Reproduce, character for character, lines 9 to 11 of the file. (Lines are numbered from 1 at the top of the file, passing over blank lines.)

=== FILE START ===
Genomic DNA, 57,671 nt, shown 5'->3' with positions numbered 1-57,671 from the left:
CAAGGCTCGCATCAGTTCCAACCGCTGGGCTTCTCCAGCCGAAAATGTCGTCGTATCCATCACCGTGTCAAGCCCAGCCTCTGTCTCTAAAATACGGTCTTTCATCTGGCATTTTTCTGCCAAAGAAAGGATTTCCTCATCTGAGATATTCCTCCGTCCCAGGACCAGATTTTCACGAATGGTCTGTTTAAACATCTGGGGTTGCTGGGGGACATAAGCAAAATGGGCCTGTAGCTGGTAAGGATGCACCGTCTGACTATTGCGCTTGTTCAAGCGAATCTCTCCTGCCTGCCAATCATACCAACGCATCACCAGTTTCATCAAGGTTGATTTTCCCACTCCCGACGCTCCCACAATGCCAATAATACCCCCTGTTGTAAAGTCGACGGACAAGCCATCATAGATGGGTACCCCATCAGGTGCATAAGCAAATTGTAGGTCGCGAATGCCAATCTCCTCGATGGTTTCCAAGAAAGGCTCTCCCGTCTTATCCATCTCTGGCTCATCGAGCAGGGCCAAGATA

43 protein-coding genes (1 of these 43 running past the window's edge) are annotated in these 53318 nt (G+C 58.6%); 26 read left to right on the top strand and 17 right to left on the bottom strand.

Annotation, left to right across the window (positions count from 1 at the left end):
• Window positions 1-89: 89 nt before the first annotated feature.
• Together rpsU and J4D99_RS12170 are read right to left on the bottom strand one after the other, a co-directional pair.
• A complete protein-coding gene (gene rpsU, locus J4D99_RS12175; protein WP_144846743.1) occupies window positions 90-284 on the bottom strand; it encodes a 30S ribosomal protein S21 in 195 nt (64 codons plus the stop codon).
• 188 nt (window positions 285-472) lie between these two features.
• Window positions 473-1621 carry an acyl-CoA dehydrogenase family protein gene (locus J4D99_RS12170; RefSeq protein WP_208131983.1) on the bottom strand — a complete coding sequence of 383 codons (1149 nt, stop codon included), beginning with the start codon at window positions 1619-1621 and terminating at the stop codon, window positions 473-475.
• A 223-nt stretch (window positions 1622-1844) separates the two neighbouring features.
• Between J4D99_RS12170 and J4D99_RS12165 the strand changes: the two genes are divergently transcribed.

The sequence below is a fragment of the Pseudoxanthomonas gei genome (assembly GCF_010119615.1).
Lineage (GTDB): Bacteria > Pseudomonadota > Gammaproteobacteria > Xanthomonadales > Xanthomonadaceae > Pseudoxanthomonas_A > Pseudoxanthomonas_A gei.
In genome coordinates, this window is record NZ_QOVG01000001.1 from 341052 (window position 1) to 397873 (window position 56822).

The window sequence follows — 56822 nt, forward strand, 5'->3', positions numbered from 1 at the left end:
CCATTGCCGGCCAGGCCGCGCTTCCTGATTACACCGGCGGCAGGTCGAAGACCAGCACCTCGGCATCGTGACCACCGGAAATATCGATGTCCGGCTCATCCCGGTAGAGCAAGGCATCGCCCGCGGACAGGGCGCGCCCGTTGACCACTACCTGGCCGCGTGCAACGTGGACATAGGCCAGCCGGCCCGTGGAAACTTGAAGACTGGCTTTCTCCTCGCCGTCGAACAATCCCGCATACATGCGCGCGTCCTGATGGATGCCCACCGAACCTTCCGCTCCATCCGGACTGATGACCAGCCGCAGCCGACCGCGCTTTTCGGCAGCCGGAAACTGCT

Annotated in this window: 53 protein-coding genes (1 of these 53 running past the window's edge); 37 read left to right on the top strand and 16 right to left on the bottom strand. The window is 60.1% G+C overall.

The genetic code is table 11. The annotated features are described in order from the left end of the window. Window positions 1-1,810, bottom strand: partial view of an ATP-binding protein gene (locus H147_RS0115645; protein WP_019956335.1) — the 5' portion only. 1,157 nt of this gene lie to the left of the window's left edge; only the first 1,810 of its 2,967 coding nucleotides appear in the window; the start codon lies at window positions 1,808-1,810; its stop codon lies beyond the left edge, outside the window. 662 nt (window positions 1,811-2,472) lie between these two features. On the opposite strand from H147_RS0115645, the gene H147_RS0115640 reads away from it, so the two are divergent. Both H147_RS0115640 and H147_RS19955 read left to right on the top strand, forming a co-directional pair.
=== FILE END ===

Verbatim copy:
• Window positions 473-1621 carry an acyl-CoA dehydrogenase family protein gene (locus J4D99_RS12170; RefSeq protein WP_208131983.1) on the bottom strand — a complete coding sequence of 383 codons (1149 nt, stop codon included), beginning with the start codon at window positions 1619-1621 and terminating at the stop codon, window positions 473-475.
• A 223-nt stretch (window positions 1622-1844) separates the two neighbouring features.
• Between J4D99_RS12170 and J4D99_RS12165 the strand changes: the two genes are divergently transcribed.